Relationships in a World of Individualism

  • rWorld

    The rWorld is about more than Dale Kuehne's book Sex and the iWorld.
    The rWorld is a New England based, non-profit (in formation), that is composed of a growing number of people and organizations from many faith and ideological backgrounds worldwide. We believe that much of the fulfillment for which women and men are looking can be found by enhancing the quality of our relationships. While the individual freedom we enjoy in the West is a gift, the love and intimacy for which humans yearn will not be found in self-serving materialism or hedonism, but in a variety of healthy relationships.

    Contact us if you'd like get involved:

  • Dale Kuehne

    Sex & the iWorld

    Professor of Politics and The Richard L. Bready Chair for Ethics, Economics, and the Common Good at Saint Anselm College, Manchester, NH.

    In this blog I'm highlighting signposts of the world in which we presently reside as a means of helping promote a civil, and meaningful dialogue about what kind of world in which we wish to live. I am particularly interested in exploring how might we reconcile the individual good and the common good, and where reconciliation isn’t possible, which should take precedence and why.

    I also blog at

    [Content Caution]

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Toys for Tots

Posted by Dale Kuehne on April 30, 2010

Should it be Iron-Man or Iron-Person?

How much longer will we refer to others as male or female?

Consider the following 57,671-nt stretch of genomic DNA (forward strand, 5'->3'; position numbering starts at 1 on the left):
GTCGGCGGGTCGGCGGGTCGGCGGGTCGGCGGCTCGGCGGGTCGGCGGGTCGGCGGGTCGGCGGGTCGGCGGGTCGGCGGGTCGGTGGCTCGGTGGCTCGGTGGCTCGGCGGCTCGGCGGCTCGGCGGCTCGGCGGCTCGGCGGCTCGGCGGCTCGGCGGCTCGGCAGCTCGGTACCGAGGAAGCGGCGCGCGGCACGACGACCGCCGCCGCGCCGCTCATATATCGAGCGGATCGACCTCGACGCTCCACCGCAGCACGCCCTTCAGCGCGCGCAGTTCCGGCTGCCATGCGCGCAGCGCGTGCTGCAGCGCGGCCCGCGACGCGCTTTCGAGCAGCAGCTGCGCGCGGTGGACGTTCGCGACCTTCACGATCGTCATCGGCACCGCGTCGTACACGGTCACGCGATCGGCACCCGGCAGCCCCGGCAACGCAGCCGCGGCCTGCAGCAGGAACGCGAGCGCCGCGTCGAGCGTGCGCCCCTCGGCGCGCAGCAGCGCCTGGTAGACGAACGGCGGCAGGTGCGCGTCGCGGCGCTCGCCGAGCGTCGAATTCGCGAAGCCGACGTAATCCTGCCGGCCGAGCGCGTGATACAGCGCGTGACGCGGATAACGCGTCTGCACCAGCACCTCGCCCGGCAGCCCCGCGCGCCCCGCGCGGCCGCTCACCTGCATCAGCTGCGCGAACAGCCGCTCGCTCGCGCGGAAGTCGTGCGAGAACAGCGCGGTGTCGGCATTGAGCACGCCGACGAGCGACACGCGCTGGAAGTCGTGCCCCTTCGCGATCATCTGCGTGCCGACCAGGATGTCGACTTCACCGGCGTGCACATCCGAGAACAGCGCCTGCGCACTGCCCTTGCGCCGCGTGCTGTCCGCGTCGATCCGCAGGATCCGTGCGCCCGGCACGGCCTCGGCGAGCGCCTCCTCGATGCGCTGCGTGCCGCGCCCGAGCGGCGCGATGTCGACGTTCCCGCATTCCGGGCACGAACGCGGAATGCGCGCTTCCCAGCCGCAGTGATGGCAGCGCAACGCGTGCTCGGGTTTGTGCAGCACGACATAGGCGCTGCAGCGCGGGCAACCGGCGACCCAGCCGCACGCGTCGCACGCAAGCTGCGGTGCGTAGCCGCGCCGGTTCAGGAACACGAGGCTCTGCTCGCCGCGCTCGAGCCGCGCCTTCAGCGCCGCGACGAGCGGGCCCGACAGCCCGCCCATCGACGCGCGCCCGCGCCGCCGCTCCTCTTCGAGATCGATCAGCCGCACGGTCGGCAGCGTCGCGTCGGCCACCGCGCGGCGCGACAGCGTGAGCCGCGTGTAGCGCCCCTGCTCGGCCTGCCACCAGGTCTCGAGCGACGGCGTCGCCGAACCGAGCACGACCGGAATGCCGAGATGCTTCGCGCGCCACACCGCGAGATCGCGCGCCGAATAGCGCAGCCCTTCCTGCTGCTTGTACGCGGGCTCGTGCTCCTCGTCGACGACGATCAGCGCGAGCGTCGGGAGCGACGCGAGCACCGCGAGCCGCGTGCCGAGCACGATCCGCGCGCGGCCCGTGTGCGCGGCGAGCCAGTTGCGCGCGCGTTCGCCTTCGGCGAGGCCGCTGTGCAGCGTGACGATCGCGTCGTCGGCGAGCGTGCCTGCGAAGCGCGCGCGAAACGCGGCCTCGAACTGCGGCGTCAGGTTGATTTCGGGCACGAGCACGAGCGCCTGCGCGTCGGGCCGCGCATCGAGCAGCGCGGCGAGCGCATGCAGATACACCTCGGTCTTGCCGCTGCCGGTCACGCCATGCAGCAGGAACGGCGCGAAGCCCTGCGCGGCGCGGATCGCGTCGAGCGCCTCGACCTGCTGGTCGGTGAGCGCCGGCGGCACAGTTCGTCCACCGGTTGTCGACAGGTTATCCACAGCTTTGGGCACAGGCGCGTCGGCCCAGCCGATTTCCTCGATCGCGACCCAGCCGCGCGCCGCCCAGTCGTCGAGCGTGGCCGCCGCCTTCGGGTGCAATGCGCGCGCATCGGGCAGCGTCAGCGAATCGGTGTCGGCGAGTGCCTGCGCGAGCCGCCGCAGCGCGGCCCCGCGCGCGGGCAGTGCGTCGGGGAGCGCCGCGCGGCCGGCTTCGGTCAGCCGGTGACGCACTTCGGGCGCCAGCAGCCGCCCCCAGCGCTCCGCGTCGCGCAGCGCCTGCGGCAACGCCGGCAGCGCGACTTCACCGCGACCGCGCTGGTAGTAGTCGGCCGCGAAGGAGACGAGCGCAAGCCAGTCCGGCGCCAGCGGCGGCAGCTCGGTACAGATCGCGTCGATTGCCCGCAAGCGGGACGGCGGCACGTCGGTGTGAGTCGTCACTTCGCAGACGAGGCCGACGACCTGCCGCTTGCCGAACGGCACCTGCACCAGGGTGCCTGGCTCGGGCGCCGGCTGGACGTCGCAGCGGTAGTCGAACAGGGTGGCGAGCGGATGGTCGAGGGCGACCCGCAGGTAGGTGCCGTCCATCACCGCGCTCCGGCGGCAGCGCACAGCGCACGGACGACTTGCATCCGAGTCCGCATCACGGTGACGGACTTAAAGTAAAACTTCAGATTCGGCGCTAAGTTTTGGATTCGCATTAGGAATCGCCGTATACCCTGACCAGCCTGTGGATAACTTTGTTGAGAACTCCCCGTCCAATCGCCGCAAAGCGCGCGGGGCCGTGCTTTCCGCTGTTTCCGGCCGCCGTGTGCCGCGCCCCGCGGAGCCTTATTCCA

One Response to “Toys for Tots”

  1. Lauren Fithian said

    I don’t think this piece is about referring to other people as male and female. It’s about assigning gender to inanimate objects based on outmoded and often inappropriate stereotypes. It’s about teaching kids that passive sparkly things are for girls and active aggressive things are for boys. Maybe there are things out there that can or even should be labeled “for girls” or “for boys,” but cheap toys in a Burger King kids meal aren’t among them.

    Eliminating unwarranted and limiting gender labeling of inanimate objects does not pose some sort of threat to recognizing that there are male humans and female humans. Neither does eliminating any other unnecessary use of male-specific terminology in our language. I’m not promoting across-the-board gender neutral language, but we are far from that and maybe could change just a little to be more gender inclusive in our everyday language.

    More on point with the question posed: I recently read a lengthy article about areas in South Africa where the rate of hermaphroditism is much higher than in the general population. There were quite a few articles after the controversy over the South African sprinter, Caster Semenya, a hermaphrodite. The issue of labeling as male or female is tricky in the area of gender segregated sports when an athlete has both male and female characteristics. Even so, it doesn’t seem like we are in any danger of some sort of plot to eliminate male/female labels for humans altogether.

    Finally (phew), the food-like substance served at Burger King is not suitable for either boys or girls!

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